Part of combating such an emergency involves understanding the core of modern production and how growing practices have evolved over time. Back in 2010, artist Uli Westphal took an interest in the ways farming and cultivation were affecting the availability of certain plants after a visit to VERN e.V. The German nonprofit cares for thousands of specimens, makes obscure or rare varieties available to the public, and is also “a regional network of gardeners, farmers, and local garden sites.” “They have a large garden plot in a tiny village two hours north of Berlin, where they grow a kaleidoscope of rare and forgotten crop varieties,” he shares. “I walked into a greenhouse full of tomato plants bearing fruits that I had never seen in my life.”
This encounter prompted what’s become a years-long project of documenting the planet’s incredible agricultural diversity. Encompassing both the wild and the domestic, Westphal’s “ongoing and endless” Cultivar Series illuminates a vast array of specimens through striking flat-lay photos. Fruits, vegetables, legumes, and other produce arranged by color capture the breadth of the world’s crops, comparing their shapes, sizes, and molecular makeup—higher levels of chlorophyll promote the verdant pigments of leafy greens, for example, while carotenoids are responsible for bright orange carrots.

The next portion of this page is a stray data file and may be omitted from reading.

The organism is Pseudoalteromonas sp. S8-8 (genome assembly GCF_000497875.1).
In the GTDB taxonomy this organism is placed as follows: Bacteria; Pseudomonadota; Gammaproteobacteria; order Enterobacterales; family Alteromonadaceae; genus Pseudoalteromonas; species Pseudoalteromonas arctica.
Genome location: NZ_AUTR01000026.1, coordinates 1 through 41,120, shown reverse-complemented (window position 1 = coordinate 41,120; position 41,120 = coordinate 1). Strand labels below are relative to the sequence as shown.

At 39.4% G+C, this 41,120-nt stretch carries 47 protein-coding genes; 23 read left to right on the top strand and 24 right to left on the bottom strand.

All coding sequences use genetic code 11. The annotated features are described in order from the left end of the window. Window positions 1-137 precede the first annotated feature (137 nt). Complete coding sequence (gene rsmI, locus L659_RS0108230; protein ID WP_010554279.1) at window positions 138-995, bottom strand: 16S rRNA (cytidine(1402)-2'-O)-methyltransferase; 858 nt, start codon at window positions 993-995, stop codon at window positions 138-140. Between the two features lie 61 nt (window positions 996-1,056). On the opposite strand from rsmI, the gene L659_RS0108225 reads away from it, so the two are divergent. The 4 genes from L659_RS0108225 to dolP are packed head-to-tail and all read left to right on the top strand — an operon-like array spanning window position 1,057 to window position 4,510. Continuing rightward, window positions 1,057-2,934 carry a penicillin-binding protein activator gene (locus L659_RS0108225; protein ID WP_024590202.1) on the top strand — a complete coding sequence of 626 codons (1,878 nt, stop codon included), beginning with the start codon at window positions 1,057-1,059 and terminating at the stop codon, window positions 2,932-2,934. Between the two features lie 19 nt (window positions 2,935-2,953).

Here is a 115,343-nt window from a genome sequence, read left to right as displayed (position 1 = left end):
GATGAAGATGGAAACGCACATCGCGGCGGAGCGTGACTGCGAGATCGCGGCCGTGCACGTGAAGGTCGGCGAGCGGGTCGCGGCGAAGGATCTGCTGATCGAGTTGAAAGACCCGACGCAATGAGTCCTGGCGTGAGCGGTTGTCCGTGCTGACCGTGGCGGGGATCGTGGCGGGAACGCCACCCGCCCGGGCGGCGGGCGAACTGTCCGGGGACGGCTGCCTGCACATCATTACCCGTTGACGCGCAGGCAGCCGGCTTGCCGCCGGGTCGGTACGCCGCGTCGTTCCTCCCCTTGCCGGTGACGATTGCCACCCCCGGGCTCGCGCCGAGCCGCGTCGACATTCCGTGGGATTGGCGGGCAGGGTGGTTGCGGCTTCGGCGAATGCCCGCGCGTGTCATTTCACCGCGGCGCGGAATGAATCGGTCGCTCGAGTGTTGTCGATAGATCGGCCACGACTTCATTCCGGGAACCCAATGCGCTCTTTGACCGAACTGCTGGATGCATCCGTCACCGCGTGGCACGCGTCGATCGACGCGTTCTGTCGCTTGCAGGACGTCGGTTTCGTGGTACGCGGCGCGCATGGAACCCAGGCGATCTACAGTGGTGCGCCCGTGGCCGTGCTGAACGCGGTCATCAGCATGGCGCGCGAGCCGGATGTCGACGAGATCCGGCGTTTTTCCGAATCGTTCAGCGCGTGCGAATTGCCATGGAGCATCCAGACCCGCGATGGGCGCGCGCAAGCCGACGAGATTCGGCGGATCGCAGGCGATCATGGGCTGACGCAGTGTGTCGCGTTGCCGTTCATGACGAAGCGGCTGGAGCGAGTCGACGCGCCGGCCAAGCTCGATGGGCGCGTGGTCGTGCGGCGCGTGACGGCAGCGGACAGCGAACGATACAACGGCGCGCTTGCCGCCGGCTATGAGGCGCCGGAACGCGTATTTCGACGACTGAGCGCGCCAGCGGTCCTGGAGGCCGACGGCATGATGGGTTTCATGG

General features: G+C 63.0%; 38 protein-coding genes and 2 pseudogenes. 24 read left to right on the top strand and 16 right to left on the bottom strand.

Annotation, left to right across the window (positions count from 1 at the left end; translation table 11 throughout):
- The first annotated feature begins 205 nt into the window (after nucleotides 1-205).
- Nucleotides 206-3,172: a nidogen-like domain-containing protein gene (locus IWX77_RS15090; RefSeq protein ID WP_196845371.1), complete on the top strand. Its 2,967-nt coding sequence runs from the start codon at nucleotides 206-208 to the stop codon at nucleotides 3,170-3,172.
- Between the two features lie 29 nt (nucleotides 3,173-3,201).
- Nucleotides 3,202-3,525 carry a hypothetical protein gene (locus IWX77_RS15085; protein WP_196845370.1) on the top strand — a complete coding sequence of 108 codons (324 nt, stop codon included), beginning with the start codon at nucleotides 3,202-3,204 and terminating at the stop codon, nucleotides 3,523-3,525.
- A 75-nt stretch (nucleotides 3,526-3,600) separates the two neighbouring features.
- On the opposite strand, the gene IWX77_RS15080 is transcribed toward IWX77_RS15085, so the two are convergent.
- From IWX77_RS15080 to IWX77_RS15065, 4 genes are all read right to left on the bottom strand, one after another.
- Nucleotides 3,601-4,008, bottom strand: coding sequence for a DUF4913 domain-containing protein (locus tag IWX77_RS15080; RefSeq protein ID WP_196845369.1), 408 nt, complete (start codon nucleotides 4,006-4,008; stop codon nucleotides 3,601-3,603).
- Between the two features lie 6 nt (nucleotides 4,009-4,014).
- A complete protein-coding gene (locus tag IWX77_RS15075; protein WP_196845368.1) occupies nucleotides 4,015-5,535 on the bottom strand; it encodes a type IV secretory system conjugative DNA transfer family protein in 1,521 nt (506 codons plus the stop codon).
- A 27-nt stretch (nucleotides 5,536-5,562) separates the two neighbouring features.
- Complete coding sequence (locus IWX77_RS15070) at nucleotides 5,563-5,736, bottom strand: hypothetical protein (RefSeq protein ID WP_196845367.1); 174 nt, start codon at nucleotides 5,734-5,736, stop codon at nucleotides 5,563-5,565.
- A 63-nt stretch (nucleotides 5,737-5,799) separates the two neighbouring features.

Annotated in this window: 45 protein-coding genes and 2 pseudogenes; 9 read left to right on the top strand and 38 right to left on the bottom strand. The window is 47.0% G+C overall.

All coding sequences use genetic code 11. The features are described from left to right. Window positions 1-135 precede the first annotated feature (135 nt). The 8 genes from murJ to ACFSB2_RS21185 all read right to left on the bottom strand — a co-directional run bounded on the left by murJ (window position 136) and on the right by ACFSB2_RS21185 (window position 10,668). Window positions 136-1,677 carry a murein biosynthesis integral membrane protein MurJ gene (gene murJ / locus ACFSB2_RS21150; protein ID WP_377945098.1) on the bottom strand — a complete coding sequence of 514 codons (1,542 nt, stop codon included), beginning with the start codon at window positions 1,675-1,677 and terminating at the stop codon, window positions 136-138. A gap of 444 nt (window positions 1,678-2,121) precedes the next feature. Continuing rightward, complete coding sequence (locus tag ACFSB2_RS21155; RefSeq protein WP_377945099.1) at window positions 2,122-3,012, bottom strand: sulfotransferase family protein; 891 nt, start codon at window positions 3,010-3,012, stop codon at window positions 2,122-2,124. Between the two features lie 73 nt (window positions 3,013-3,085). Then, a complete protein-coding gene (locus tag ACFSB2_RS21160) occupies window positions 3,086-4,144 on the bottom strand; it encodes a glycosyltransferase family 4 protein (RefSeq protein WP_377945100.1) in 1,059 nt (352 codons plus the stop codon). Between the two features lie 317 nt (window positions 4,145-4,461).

From Amsterdam and Potsdam, Germany, to Mexico City and Tucson, the sources of Westphal’s subject matter are broad, with some fare coming fully grown from farmers and others as seeds to be cultivated. “Cucumis sativus I” features fifty cucumber varieties the photographer grew in a greenhouse once connected to his Berlin-based studio from seeds gifted by a Dutch organization, for example, while the pumpkins and peppers in two of his other works were a collaboration with Peaceful Belly Farm in Boise, Idaho.